Review: Primordial Threat
This is one of those reads that I took on a whim. Prior to it, I hadn’t come across this author or any of his books. Taking a quick look at his back log, he’s put out quite a few, across a surprising number of genres. Found out after the read, that this book had been part of the first year of the Self-Published Science Fiction Competition, which I thought was pretty cool. Although, after seeing online how voraciously the author tackles the concepts of self-publication and marketing, it didn’t surprise me in the slightest that he would have been one of those to throw his hat into the ring that first year. In my opinion, he pushes the boundaries, in many respects, as to what can be accomplished as a self-published author. Smart dude for sure.
PRIMORDIAL THREAT is the first of two books about a near-future Earth that discovers it has more to worry about than simply solving world hunger or reducing the threat of global warming, as it’s about to be hit by a black hole. Celestial physics are interesting like that. Once you know the locations of all the gravitational sources spread throughout the expanse of the void, determining where any moving body will travel is a relatively simple process. The hard part to this particular equation is that black holes can’t be detected directly, but only through their effect on other celestial bodies by which they pass. So when those few individuals that have turned their gaze toward the cosmos finally figure out the point source of sheer destructive power that is barreling toward the Earth from its infancy in the primordial universe, there are relatively few days, and significantly fewer ideas, that are available to those currently residing on the planet.
The cover copy on the book suggests that there will be two characters of interest: Burt Radcliffe, the head of NASA’s Near Earth Object Program, and Dave Holmes, a modern-day Einstein that was run out on a rail several years ago for his unpopular suggestion that just such an event would soon be threatening the earth. Truthfully, there are quite a few more PoVs than that, but only a couple more that share the predominant limelight with those two. Those being: Jon Stryker, an NYC cop with some important military history, and Margaret Hager, President of the United States. PoV time from these four take up probably somewhere between 60-70% of the book, with the remainder spread all over the place. Short scenes, and short chapters are peppered throughout as individual pieces of information about the situation at hand are dramatized for us. In general, I find that the kind of writing that includes a lack of focus upon specific characters takes away from the experience of the story, and that was very much the case here.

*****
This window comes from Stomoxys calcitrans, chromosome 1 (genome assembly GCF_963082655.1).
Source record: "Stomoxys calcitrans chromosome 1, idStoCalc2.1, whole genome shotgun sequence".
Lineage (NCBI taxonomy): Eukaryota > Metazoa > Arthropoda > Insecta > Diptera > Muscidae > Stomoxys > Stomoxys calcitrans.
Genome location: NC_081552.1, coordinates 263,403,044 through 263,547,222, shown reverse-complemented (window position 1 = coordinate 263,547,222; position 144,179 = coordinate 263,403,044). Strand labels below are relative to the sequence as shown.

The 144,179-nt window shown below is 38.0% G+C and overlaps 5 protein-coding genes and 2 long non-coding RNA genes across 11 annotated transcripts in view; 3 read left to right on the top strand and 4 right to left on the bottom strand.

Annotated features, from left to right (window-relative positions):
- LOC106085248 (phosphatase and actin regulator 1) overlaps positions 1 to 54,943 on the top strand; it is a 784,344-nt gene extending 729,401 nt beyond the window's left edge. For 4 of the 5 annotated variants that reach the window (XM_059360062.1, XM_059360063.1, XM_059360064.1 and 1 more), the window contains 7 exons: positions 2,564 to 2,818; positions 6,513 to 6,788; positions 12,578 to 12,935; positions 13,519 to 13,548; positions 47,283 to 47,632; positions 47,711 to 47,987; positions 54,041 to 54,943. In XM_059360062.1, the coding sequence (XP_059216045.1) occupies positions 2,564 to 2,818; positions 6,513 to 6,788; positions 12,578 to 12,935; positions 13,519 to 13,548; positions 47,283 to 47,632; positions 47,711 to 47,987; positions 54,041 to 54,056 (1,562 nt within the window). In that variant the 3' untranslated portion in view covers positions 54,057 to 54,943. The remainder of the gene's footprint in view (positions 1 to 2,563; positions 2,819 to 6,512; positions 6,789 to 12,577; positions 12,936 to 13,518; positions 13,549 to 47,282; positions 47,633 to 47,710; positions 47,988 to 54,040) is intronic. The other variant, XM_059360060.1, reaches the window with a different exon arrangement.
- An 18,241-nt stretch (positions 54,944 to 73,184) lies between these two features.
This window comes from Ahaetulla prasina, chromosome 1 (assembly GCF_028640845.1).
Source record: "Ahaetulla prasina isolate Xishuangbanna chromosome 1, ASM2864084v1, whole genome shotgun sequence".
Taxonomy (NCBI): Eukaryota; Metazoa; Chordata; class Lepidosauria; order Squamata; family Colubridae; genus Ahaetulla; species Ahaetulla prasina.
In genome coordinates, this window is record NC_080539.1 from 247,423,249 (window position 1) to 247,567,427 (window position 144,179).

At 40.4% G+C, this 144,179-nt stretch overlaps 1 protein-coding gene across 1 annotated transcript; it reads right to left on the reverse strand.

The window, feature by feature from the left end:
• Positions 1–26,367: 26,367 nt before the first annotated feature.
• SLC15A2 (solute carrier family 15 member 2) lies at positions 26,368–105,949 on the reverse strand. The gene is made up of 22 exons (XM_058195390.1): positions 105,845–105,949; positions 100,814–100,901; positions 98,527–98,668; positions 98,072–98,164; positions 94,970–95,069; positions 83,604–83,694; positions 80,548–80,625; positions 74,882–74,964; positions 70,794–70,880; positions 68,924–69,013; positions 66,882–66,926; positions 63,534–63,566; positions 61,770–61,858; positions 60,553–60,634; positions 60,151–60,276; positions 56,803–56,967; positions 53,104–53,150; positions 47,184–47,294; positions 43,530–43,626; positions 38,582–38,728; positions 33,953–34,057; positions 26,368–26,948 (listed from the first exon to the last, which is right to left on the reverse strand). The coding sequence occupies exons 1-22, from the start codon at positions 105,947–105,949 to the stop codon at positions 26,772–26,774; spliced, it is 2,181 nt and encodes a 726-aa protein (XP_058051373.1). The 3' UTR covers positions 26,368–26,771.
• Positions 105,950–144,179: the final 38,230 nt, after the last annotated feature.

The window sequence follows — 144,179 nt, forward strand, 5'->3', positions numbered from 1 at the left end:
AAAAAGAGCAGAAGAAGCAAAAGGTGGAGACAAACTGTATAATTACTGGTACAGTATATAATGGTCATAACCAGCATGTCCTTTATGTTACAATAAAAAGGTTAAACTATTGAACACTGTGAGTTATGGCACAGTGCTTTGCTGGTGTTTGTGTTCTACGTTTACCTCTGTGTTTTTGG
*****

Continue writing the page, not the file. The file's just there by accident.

The book does have its strengths. Pretty good writing makes it easy read, with developed scenes that are able to portray the tension and frailty of those trying to guide the planet to a future that doesn’t involve complete annihilation. Scenes are relayed effectively in a sequence of events that feels plausible, and reinforces the difficulties of driving humanity toward a solution that is able to get past the heavy inertia of complex governments, the devastating impact of radical extremists, and the unfortunate fallout of individual, petty grudges. The chapters also do a good job of hitting one idea after another. Very similar in nature to a thriller format, where there is not a lot of down time.
The beginning of the novel was by far the strongest part of the story for me. As the concept of the black hole hurtling toward Earth is developed, and the short timeline laid out, even the large number of PoVs didn’t dampen my excitement for the story by much. The hard science fiction concepts that the plot is built upon are described sufficiently well, and shouldn’t necessarily scare anyone away that has a difficult time understanding complex science. Despite the infrequent technical language, a low-level of detail and straight-forward descriptions of the effects of this science should make the story approachable for most readers, even if they have to skip over the details and consider it all to be hand-wavy. This isn’t an Alastair Reynolds book by a long-shot.
PRIMORDIAL THREAT gives us impending doom and high stakes in a hard science fiction tale that begins strong but ultimately fails to deliver.
Overall, the thrust of the plot is driven by communication between its various characters and the setting up of the science project that will hopefully save Earth. There is a sub-plot centered on some radical extremists that try to sabotage the efforts to save the planet, but that story-line never really felt like it resolved into anything of significance. In general, the development and execution of the final resolution didn’t really feel satisfying to me. I think most of that was driven by the lack of solid grounding in the characters of the tale, which is pretty typical, I’ve found, when trying to find science fiction that I like. Even though the stakes here are massive, this tale is very much like that of an Epic Fantasy tale, wherein the impact of the epic is only found through the travails of the individual, and if the impact of the story is not personal to its individuals, then the impact of the epic will almost inevitably be lost.
Ultimately, an interesting read, but not one that pressed very many of my buttons. Perhaps a “popcorn read”, if you’re into those kinds of things.
- Recommended Age: 15+
- Language: Regular but infrequent strong language
- Violence: A moderate amount of non-bloody violence. Some terrorism.
- Sex: A few mild references. Some kissing.